At the time of this writing, hardly any biographical information is available on Regina Safirsztain. Her connection to Będzin is through Rose Rechnic’s family, since she was Rose’s aunt. Regina was among the young Jewish women who worked as prisoners at a munitions factory within the Auschwitz complex, called the Weichsel-Union-Metallwerke. Regina, Ester Wajcblum, and Ella Gärtner managed to smuggle small amounts of gunpowder to men and women in the resistance in Auschwitz.
Róza Robota, another young Jewish woman, was also part of the resistance. She worked in the clothing unit in Auschwitz-Birkenau. Despite the constant supervision by guards, small amounts of the gunpowder were wrapped in cloth, hid on bodies, and thus passed into the camp until it reached members of the Sonderkommando.
The Sonderkommandos were special units of Jewish inmates forced to remove the corpses in the crematoria. The gunpowder was used by the Sonderkommando to launch an uprising and try to destroy the gas chambers and crematoria. On October 7, 1944, Crematorium IV started the revolt by attacking SS guards and setting fire to the building. The Sonderkommando at Crematorium II followed. Hundreds of prisoners escaped, but they were eventually caught and killed.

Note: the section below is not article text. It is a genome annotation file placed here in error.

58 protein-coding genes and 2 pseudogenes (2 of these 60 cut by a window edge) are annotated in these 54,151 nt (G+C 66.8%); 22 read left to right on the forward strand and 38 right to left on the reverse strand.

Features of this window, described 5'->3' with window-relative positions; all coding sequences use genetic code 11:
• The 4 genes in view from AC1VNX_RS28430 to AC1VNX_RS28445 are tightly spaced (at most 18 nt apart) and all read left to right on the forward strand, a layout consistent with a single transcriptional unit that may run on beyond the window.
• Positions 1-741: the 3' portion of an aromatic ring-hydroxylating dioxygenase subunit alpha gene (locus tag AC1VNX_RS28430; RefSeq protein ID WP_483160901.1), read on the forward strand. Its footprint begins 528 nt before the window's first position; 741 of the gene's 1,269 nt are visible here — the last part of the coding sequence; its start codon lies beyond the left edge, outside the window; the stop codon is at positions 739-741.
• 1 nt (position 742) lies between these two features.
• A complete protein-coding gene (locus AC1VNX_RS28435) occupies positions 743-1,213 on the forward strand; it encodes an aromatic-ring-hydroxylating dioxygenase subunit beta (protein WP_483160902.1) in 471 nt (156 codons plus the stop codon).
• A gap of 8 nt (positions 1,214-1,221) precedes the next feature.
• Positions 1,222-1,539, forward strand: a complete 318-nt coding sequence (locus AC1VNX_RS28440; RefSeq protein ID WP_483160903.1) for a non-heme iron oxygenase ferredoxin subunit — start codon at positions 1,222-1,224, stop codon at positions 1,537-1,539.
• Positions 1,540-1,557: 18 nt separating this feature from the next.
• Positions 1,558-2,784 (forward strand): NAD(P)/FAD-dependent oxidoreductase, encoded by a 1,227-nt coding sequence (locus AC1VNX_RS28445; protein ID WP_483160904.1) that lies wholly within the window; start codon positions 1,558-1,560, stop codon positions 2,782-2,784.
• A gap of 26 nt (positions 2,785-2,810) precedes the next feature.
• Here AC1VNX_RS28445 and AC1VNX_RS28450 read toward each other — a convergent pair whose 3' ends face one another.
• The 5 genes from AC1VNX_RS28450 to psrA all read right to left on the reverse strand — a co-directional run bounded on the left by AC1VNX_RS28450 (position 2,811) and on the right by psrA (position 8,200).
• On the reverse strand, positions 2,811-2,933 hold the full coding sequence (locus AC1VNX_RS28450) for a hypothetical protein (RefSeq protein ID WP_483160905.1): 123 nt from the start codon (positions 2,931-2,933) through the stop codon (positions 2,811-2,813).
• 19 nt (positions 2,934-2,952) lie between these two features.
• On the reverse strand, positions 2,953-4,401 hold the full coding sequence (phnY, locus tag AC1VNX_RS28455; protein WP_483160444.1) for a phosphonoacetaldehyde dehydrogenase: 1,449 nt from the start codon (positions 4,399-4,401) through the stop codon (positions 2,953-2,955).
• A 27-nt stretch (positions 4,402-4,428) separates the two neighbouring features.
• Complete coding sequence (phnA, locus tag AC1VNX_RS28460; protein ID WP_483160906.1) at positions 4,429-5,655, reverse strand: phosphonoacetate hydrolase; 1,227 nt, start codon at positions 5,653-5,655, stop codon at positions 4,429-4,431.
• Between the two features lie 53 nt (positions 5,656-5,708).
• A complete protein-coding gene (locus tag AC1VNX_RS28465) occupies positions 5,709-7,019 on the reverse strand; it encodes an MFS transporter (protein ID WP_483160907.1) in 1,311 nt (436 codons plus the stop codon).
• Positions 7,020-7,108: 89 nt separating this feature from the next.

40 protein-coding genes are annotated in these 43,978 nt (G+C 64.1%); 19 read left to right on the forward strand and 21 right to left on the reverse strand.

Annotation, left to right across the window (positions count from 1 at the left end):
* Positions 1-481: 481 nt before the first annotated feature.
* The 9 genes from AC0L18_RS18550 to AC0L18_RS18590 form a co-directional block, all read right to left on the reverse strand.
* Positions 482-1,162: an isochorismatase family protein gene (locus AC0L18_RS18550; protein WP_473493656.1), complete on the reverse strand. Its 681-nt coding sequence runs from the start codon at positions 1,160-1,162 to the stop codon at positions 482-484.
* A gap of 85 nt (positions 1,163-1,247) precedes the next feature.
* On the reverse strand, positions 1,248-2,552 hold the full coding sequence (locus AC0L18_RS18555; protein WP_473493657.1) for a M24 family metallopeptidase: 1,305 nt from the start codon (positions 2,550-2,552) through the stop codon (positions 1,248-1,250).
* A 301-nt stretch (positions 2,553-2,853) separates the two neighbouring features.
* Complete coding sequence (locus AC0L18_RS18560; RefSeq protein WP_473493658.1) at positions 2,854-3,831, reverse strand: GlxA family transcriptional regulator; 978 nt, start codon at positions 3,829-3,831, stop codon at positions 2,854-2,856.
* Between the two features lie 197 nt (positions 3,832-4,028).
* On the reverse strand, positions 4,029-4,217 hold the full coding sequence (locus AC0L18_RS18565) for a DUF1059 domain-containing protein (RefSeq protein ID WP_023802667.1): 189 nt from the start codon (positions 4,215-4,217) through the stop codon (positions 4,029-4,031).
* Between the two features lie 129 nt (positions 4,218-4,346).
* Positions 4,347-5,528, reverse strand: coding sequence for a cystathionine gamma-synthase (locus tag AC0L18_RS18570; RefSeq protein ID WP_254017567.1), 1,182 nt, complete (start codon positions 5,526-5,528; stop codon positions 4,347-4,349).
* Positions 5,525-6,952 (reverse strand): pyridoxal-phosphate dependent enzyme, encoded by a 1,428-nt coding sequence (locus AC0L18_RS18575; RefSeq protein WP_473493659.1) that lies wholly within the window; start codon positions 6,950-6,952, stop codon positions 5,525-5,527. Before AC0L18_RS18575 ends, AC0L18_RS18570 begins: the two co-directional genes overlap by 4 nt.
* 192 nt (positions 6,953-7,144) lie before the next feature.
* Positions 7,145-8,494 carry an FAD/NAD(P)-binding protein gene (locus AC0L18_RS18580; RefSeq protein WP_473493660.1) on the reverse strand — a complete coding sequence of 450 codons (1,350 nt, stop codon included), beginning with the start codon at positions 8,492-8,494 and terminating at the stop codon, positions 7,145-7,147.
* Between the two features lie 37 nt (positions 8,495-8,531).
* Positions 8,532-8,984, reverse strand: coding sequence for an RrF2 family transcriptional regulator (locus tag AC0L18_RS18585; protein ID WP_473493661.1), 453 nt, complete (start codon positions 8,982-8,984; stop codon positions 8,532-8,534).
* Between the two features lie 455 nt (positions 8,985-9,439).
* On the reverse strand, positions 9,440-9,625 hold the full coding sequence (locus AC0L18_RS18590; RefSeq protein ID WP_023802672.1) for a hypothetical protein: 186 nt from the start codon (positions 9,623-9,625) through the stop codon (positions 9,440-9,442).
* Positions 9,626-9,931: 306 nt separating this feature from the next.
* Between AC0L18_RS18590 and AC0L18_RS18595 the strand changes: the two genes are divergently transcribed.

Tracing the gunpowder to the women, the SS arrested Regina Safirsztain with the other three women. They were brutally interrogated and tortured, but refused to reveal other names. They were publicly hanged on January 6, 1945.
For more information:
Isabel Wollaston, “Emerging from the Shadow? The Auschwitz Sonderkommando and the ‘Four Women’ in History and Memory,” Holocaust Studies: A Journal of Culture and History 20/3 (Winter 2014)